Imagine you are sitting in a room and the answers to all of life’s most important questions are written on the walls around you – glowing in golden paint. But, when you open your eyes, you see squiggles, shapes, and lines. It could be hieroglyphics for all you know. It has no effect on you whatsoever.
It does not matter how much brilliant, life-enhancing, brain stimulating information is around you, if you can’t reach it.
This seems like common sense. It is. But, it is astounding at how many typically sighted folks struggle to learn this lesson.
How is CVI being addressed in your child’s school setting?
I have been the person who has brought up CVI and the issue of access at every IEP meeting we’ve had in every state we’ve lived in. In her current placement, it has taken me the better part of 3 years to get CVI acknowledged, and to get the school district to agree to getting training for teachers, TVI, and support staff. It is an ongoing process. There are ups and downs. I’m learning a lot. That is all I’ve got right now.
What do you know now that you wish you had known at the beginning of your journey as your child’s mom?
Honestly, I wish that I had spent less time seeking out therapy after therapy. I wish I had had regular access to an experienced TVI early on in Eliza’s life who could have told me to slow down. I wish I could go back and tell myself that no one has all of the answers here and to trust myself more.
I wish I had known that the love and bonding time we had were as important as any hour spent in a clinic. I wish we spent fewer hours in a clinic and more hours laying on a blanket watching the clouds float by. Okay, technically, I’d be watching the clouds, but we’d be doing something together.
I also wish I knew as much about CVI as parents today know about it. There has been a lot of new, incredibly useful information to come out of Dr. Roman-Lantzy’s years of study and research, the work of Dr. Gordon Dutton, and Matt Tietjen’s What’s the Complexity framework.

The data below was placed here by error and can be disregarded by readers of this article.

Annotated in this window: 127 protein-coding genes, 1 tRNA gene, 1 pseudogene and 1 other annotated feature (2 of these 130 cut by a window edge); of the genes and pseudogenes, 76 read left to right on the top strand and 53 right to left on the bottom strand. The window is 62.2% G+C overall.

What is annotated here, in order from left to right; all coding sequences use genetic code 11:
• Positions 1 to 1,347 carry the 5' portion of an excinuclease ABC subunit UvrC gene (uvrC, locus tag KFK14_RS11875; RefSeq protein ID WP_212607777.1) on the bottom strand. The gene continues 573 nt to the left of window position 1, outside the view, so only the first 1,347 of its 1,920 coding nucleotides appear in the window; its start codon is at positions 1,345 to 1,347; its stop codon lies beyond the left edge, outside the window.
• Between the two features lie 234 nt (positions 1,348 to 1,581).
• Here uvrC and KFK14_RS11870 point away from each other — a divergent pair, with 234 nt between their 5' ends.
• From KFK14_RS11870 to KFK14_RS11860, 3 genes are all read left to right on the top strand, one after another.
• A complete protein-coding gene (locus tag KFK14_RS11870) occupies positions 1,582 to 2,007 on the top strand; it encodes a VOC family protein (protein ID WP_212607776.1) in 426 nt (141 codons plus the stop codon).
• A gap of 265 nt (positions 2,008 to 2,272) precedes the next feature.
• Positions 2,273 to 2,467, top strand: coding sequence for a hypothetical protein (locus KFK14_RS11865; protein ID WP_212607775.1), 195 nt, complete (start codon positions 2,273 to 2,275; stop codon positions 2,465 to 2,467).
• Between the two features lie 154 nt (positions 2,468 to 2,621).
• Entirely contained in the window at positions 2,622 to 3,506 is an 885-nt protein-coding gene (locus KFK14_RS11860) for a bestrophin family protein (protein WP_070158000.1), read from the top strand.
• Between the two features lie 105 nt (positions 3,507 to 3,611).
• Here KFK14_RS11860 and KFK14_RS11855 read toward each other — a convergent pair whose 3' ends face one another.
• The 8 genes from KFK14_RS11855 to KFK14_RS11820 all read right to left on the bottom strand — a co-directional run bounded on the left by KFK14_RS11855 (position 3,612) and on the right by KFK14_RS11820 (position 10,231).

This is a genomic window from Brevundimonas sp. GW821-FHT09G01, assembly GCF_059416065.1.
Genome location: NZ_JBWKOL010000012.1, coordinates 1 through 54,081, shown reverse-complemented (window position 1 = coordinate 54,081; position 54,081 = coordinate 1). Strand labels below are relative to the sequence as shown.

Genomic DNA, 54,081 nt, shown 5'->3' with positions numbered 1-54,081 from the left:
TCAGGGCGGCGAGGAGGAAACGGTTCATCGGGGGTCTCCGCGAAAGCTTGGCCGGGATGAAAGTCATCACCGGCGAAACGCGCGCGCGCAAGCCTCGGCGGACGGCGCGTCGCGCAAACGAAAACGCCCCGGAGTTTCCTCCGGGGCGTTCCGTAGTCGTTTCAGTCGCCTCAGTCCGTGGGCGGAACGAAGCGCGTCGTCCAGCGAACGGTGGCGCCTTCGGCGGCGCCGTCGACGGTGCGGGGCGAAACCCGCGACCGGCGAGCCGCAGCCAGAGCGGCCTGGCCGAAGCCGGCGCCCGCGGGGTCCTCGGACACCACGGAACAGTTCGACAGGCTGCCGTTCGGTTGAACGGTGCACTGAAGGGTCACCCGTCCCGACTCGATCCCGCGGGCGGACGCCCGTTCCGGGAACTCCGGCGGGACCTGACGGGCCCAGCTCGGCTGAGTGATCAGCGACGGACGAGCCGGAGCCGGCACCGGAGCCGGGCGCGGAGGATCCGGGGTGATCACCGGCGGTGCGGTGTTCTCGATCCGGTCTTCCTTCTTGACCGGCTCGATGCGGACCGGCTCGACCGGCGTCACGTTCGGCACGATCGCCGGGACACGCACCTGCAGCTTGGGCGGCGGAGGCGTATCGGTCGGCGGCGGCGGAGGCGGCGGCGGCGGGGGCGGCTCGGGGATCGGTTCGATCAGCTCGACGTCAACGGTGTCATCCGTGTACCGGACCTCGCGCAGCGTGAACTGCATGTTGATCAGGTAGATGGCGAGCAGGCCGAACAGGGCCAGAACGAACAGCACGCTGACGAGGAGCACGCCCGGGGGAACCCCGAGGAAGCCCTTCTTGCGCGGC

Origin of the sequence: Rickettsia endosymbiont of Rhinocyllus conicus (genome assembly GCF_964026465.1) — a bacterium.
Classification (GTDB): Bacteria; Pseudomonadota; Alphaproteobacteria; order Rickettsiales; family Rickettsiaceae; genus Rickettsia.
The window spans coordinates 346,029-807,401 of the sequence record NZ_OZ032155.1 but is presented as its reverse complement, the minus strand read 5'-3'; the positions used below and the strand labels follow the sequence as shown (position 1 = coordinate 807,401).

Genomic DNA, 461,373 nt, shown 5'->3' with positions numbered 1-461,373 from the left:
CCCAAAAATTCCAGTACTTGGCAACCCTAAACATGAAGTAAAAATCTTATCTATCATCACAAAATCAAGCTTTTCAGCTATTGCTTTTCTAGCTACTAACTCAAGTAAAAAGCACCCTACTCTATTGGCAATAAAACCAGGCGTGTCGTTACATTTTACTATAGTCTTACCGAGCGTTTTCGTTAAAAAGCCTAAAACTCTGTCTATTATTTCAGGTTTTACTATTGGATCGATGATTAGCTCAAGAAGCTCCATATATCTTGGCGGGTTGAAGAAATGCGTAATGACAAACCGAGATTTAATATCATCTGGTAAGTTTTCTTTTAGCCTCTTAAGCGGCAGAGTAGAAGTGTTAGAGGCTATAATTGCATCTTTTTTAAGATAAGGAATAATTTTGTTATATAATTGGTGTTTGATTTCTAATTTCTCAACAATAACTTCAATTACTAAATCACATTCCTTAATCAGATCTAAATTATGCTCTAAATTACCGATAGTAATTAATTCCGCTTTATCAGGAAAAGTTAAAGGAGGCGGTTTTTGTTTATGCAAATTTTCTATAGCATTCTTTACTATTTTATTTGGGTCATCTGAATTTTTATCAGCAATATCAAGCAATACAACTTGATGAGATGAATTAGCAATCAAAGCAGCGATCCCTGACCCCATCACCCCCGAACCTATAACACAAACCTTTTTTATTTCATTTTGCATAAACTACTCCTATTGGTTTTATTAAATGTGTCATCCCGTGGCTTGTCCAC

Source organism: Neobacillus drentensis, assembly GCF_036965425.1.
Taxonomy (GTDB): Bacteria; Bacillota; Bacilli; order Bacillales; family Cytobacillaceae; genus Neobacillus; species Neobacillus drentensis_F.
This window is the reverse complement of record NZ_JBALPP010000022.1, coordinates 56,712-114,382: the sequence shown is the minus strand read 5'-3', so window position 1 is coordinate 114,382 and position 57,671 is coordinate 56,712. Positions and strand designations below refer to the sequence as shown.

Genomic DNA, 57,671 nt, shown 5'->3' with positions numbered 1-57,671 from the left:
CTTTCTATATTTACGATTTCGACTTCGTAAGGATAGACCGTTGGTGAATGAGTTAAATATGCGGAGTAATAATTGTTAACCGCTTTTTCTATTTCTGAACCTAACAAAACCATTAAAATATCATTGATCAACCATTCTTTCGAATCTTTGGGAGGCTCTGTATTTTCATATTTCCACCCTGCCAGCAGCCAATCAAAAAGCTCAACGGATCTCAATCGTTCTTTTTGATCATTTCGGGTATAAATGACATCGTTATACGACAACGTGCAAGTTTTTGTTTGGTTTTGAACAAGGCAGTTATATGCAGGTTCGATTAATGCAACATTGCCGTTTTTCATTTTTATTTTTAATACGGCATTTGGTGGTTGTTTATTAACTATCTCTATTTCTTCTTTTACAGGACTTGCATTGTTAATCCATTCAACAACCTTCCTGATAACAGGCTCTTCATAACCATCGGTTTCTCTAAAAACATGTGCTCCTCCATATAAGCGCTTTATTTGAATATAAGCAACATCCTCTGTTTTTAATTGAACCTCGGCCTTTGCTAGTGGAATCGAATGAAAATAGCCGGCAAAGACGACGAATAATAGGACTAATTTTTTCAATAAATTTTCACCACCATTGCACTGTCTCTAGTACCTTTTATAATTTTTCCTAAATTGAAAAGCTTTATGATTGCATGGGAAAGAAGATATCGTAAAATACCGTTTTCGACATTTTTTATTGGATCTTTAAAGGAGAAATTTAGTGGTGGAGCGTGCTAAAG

I wish I had asked for more help. I wish more help had been offered.
What would you tell a mother whose child has just been identified as having CVI?
You are not alone. There are resources available. There is a community of parents who have faced similar challenges.
Be gentle with yourself. Be gentle with your child. The foundation of any child’s success is the love and trust that grows between a child and her parent or caregiver. It starts and ends there.
What would you like for people who have never heard of CVI to know?
This is a population of complicated children, many of whom have survived because of the miracle of modern medicine. It is time to recognize them and to rise to the challenge of meeting their needs. There are more children with CVI than you know. We need your help.
Hopes and dreams?
My hope for Eliza is to help her get so independent that she develops her own hopes and dreams and that she has a way to tell me what they are.
One of my dreams is that every child with vision loss (whether or not the diagnosis is CVI) gets the educational support she needs from an early age to become independent, productive, and joyful. Here is my definition of JOY by the way.
P.S. It would also be great if no pediatric ophthalmologist or neuro-ophthalmologist ever again tells a parent of child with CVI that there is nothing she can do.
Maybe we will work on that in 2018. Hmm?